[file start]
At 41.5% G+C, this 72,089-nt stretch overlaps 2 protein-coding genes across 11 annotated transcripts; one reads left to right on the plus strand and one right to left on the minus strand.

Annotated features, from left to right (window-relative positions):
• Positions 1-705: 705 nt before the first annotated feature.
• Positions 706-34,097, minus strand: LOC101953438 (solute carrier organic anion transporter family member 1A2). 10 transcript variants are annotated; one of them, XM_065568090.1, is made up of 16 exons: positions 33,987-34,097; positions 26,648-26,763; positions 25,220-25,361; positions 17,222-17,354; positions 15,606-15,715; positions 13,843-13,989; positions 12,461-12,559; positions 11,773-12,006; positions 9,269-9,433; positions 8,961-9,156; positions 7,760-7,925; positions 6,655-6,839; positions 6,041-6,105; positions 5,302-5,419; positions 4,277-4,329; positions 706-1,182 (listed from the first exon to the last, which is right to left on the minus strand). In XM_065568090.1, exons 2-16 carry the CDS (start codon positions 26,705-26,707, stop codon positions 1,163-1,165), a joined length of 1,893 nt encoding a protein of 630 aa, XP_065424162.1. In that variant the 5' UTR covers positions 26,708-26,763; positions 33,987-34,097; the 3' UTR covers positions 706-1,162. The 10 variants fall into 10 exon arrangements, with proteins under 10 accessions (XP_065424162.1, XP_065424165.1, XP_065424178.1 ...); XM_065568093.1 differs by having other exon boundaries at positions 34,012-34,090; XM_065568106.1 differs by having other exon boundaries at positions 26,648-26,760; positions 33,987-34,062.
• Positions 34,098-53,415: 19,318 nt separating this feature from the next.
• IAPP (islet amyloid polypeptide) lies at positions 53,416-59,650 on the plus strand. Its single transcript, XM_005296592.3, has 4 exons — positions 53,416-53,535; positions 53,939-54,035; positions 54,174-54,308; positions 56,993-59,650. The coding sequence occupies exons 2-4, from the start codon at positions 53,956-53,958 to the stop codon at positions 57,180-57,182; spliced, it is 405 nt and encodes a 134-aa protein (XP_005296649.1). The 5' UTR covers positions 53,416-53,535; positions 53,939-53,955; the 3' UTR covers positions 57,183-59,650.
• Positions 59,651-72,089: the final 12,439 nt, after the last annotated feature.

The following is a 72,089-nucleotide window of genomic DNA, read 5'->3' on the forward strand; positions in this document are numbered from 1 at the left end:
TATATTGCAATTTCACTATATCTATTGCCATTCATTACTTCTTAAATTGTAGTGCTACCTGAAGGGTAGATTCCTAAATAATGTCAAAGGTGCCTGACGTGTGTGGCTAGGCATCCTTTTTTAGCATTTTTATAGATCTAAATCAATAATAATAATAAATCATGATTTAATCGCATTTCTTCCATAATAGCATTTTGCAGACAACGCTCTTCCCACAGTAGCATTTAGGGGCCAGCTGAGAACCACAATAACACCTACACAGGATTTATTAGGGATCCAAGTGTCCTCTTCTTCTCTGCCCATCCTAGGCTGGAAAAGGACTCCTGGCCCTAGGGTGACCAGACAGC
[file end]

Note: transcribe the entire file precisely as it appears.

At 41.5% G+C, this 72,089-nt stretch overlaps 2 protein-coding genes across 11 annotated transcripts; one reads left to right on the plus strand and one right to left on the minus strand.

Annotated features, from left to right (window-relative positions):
• Positions 1-705: 705 nt before the first annotated feature.
• Positions 706-34,097, minus strand: LOC101953438 (solute carrier organic anion transporter family member 1A2). 10 transcript variants are annotated; one of them, XM_065568090.1, is made up of 16 exons: positions 33,987-34,097; positions 26,648-26,763; positions 25,220-25,361; positions 17,222-17,354; positions 15,606-15,715; positions 13,843-13,989; positions 12,461-12,559; positions 11,773-12,006; positions 9,269-9,433; positions 8,961-9,156; positions 7,760-7,925; positions 6,655-6,839; positions 6,041-6,105; positions 5,302-5,419; positions 4,277-4,329; positions 706-1,182 (listed from the first exon to the last, which is right to left on the minus strand). In XM_065568090.1, exons 2-16 carry the CDS (start codon positions 26,705-26,707, stop codon positions 1,163-1,165), a joined length of 1,893 nt encoding a protein of 630 aa, XP_065424162.1. In that variant the 5' UTR covers positions 26,708-26,763; positions 33,987-34,097; the 3' UTR covers positions 706-1,162. The 10 variants fall into 10 exon arrangements, with proteins under 10 accessions (XP_065424162.1, XP_065424165.1, XP_065424178.1 ...); XM_065568093.1 differs by having other exon boundaries at positions 34,012-34,090; XM_065568106.1 differs by having other exon boundaries at positions 26,648-26,760; positions 33,987-34,062.
• Positions 34,098-53,415: 19,318 nt separating this feature from the next.
• IAPP (islet amyloid polypeptide) lies at positions 53,416-59,650 on the plus strand. Its single transcript, XM_005296592.3, has 4 exons — positions 53,416-53,535; positions 53,939-54,035; positions 54,174-54,308; positions 56,993-59,650. The coding sequence occupies exons 2-4, from the start codon at positions 53,956-53,958 to the stop codon at positions 57,180-57,182; spliced, it is 405 nt and encodes a 134-aa protein (XP_005296649.1). The 5' UTR covers positions 53,416-53,535; positions 53,939-53,955; the 3' UTR covers positions 57,183-59,650.
• Positions 59,651-72,089: the final 12,439 nt, after the last annotated feature.

The following is a 72,089-nucleotide window of genomic DNA, read 5'->3' on the forward strand; positions in this document are numbered from 1 at the left end:
TATATTGCAATTTCACTATATCTATTGCCATTCATTACTTCTTAAATTGTAGTGCTACCTGAAGGGTAGATTCCTAAATAATGTCAAAGGTGCCTGACGTGTGTGGCTAGGCATCCTTTTTTAGCATTTTTATAGATCTAAATCAATAATAATAATAAATCATGATTTAATCGCATTTCTTCCATAATAGCATTTTGCAGACAACGCTCTTCCCACAGTAGCATTTAGGGGCCAGCTGAGAACCACAATAACACCTACACAGGATTTATTAGGGATCCAAGTGTCCTCTTCTTCTCTGCCCATCCTAGGCTGGAAAAGGACTCCTGGCCCTAGGGTGACCAGACAGC